At the end of the test, statistics are displayed. This is a successful run because there are no failures, errors, or skips.

DELETE /wd/hub/session/b0bfb78a-51d5-4e25-8a59-60fb49229692 200 794ms - 89b

The final delete is the result of calling driver.quit which tells appium to end the session.

Link Summary
appium_lib gem docs The Ruby lib has extensive documentation. A number of Ruby helper methods are available.
Selenium Ruby bindings The full API of the selenium ruby bindings is available. Under the hood the ruby bindings for appium use the selenium ruby bindings.
Selenium page objects The page object pattern is explained in great detail.
Rake The Rake homepage contains an overview of the tool.
Link Summary
Apache Maven Maven’s homepage contains extensive documentation
JUnit JUnit is on GitHub
Selenium page objects Selenium’s wiki has an excellent article about page objects
Apple’s uicatalog Apple hosts the sample code for the UICatalog app we’ve been testing
IntelliJ IDEA JetBrains has a free open source IntelliJ IDEA IDE that works well for Java
Eclipse Eclipse is another popular IDE
NetBeans NetBeans is a Java IDE by Oracle
Android Studio If you’re developing for android, you may already have Android Studio installed.
Selenium JsonWireProtocol The commands generated by using the Selenium bindings conform to the JSON Wire Protocol

Summary

We successfully wrote a complete test and applied the page object pattern to it. After that, we ran the test. The appium server output was reviewed to understand how the code is translated into selenium commands.

In the next chapter, we’re going to look at even more ways to run tests.

Running tests

Introduction

So far we’ve looked at two different ways to run tests, the console and rake.

In this chapter we’ll cover running using the flaky gem, locally, on Jenkins, and on Sauce.

So far we’ve looked at running the tests using maven. In this chapter we’ll cover running via Jenkins, and on Sauce.

Flaky Gem

The flaky gem is a complete test runner specialized for appium Ruby tests.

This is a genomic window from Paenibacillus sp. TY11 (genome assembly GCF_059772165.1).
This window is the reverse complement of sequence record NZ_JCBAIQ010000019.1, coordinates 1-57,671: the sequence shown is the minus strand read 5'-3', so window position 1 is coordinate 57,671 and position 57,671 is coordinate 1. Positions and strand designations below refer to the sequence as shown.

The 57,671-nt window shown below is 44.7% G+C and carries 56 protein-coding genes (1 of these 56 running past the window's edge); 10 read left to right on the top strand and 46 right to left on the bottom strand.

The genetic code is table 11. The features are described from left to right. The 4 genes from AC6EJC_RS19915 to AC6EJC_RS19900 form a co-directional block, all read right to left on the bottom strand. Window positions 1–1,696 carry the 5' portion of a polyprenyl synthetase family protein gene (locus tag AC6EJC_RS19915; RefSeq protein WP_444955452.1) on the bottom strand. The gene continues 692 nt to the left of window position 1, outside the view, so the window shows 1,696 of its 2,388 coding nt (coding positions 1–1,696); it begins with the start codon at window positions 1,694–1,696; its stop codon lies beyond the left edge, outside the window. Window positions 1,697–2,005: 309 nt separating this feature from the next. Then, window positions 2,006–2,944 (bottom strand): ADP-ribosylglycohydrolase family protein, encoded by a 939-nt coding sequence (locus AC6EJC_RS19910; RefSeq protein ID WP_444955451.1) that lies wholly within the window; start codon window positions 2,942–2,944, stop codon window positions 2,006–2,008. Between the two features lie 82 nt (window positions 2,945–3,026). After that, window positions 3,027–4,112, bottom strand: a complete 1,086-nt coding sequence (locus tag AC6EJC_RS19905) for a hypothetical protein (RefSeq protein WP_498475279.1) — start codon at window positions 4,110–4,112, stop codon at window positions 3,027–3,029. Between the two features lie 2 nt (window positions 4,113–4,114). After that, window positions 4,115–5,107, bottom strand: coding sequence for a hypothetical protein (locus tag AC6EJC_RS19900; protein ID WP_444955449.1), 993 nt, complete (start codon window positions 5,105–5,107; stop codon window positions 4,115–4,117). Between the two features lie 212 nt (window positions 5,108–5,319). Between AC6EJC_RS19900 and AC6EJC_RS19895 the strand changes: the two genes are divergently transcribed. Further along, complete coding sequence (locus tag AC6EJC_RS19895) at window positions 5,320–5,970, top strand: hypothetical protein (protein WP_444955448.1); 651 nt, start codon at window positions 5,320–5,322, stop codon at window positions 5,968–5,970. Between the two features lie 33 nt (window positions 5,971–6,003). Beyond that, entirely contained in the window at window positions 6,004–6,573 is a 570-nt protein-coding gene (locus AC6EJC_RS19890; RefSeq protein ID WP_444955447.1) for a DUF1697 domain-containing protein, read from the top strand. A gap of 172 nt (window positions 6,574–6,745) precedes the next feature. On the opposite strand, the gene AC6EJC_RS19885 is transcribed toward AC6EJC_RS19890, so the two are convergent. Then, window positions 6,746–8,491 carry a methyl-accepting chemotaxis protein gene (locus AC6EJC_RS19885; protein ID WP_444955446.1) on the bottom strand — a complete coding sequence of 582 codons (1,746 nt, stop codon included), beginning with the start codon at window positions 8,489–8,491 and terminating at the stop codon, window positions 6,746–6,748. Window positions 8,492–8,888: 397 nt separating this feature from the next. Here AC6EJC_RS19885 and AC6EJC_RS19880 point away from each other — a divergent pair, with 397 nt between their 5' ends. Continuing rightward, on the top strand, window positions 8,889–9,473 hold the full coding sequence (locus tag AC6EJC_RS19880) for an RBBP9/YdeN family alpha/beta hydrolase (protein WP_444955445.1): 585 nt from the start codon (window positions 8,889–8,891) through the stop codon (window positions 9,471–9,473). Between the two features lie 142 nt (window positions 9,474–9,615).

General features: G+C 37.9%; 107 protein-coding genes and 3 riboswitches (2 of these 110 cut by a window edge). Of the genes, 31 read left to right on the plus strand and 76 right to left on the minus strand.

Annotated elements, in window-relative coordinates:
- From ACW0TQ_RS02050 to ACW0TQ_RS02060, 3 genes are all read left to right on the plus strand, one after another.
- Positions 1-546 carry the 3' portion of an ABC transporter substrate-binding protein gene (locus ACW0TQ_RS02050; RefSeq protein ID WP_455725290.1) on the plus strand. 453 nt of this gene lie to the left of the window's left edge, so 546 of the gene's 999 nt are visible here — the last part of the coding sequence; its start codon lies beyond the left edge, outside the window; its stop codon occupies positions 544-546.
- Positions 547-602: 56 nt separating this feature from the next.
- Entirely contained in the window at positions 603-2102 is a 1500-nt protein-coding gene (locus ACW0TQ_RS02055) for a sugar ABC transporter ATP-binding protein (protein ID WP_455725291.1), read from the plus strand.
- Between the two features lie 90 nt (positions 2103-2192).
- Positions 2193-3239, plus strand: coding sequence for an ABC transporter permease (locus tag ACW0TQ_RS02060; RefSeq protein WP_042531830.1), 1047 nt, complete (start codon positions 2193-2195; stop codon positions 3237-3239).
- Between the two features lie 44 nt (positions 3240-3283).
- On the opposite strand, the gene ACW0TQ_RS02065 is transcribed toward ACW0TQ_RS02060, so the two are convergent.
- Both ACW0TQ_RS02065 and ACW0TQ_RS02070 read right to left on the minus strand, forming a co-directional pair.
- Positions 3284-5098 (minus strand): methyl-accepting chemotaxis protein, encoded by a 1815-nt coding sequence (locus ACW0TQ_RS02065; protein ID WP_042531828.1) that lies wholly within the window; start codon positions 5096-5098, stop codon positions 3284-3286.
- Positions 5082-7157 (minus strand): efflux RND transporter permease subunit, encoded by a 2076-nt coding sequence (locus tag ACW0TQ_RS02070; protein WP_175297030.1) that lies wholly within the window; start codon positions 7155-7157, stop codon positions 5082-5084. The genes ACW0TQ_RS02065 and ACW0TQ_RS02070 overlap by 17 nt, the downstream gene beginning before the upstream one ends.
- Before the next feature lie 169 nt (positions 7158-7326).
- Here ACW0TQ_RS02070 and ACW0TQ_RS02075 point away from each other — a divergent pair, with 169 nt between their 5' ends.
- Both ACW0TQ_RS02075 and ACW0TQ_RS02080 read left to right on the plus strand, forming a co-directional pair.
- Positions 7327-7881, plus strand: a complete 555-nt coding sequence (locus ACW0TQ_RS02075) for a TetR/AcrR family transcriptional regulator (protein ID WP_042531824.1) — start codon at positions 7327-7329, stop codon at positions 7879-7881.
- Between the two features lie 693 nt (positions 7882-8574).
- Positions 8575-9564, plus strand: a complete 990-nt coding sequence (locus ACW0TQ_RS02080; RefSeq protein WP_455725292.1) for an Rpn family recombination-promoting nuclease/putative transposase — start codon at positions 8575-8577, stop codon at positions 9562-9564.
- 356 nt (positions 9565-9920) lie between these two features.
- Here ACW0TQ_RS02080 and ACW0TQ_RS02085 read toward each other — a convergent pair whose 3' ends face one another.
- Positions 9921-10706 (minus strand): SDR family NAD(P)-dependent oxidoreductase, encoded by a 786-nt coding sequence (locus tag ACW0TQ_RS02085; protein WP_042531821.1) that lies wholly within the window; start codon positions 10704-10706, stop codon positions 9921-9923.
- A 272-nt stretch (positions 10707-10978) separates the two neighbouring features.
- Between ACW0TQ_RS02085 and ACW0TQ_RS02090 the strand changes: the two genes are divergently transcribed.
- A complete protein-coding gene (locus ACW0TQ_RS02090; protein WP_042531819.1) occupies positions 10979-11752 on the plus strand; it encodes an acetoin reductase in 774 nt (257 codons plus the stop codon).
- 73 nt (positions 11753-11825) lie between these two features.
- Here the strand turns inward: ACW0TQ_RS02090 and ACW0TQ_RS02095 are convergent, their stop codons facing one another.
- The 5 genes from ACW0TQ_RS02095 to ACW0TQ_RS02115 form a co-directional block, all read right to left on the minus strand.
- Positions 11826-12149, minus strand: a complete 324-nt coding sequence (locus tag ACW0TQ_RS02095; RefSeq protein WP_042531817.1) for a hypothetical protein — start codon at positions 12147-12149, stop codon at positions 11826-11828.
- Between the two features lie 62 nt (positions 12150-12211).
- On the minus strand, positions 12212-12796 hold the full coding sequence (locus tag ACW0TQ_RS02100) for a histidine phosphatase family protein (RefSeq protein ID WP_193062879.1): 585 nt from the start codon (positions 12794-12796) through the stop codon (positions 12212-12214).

It runs only on OS X and supports iOS and Android testing. After writing a number of UI tests, you’ll quickly notice that flakiness is a serious problem . One way we’re able to overcome this issue is by running failed tests multiple times.

The flaky gem has a number of run modes:

  • all tests - run everything
  • from file - run a set of tests as specified in a text file
  • one test - run only one test
  • two pass - run tests once, then run only the failures x amount of times.

The best way to understand these modes is to see them in action.

In addition to running the tests and recording pass/fail, there are a number of interesting features.

The test run is automatically video recorded, in addition to debug and crash logs. The crash logs are also recorded. After a run, all the specific information is stored in /tmp/flaky

This tool was designed for a highly specific use case (testing virtual devices) so even if it doesn’t work out of the box for you, some of the open source code may still be valuable.

flaky uses the same test syntax as rake.

To run the test.rb from the last lesson 3 times, use flake 3 ios[test]

$ flake 3 ios[test]
Recording Video: true
Running test 3x

 ios/specs/test  ✓ ✓ ✓

1 Tests

Success (1):
ios/specs/test, runs: 3, pass: 3, fail: 0

Finished in 1 min 24 secs
Mar 13 10:24 pm - 10:26 pm
3/13/2014   1   0   1   100
--

This output shows that we’re able to run the test 3 times without issue. Additional information is saved in /tmp/flaky. It’s not uncommon to have a test that fails 1 in 10 times. Rerunning failed tests is a way to see how stable they are.

The flaky gem is only for Ruby.

Running Locally

For completeness, there are three primary ways of running tests locally.

  • appium ruby console
  • rake
  • flake

Running locally means both the test and the virtual device are on your computer. Manually running the console, rake, or flake is nice for development. However to run the tests automatically, a continuous integration solution is needed. That’s what we’re discussing in the next lesson.

Using maven is one way to run tests locally.

mvn clean test

The above command will delete old code then run all the tests.

mvn -Dtest=appium.tutorial.ios.AutomatingASimpleActionTest clean test

-D sets the test property to the fully qualified class name of the test. Then clean is invoked, and test runs only the single test.

Running using Jenkins CI

Jenkins is a popular open source CI server. Appium works with any CI.

A simple way to get started is by downloading the Jenkins war.

http://jenkins-ci.org/

then run

java -jar jenkins.war

now open a web browser and visit http://localhost:8080/

Click New Item, enter Appium job in Item name, select Build a free-style software project then click OK.

Scroll down to Build, and press Add build step, then select Execute shell . Add the following:

#!/bin/bash --login

killall -9 "iPhone Simulator" &> /dev/null
killall -9 ruby &> /dev/null
killall -9 node &> /dev/null
killall -9 instruments &> /dev/null

cd ~/tutorial/modules/source/ruby_ios
bundle update
flake 1 ios[test]

Press OK, and then Build Now near the top left of the page. Click on the build link inside the Build History tab. Finally select Console Output. You should see something like this:

Started by user anonymous
Building in workspace ~/.jenkins/jobs/Appium job/workspace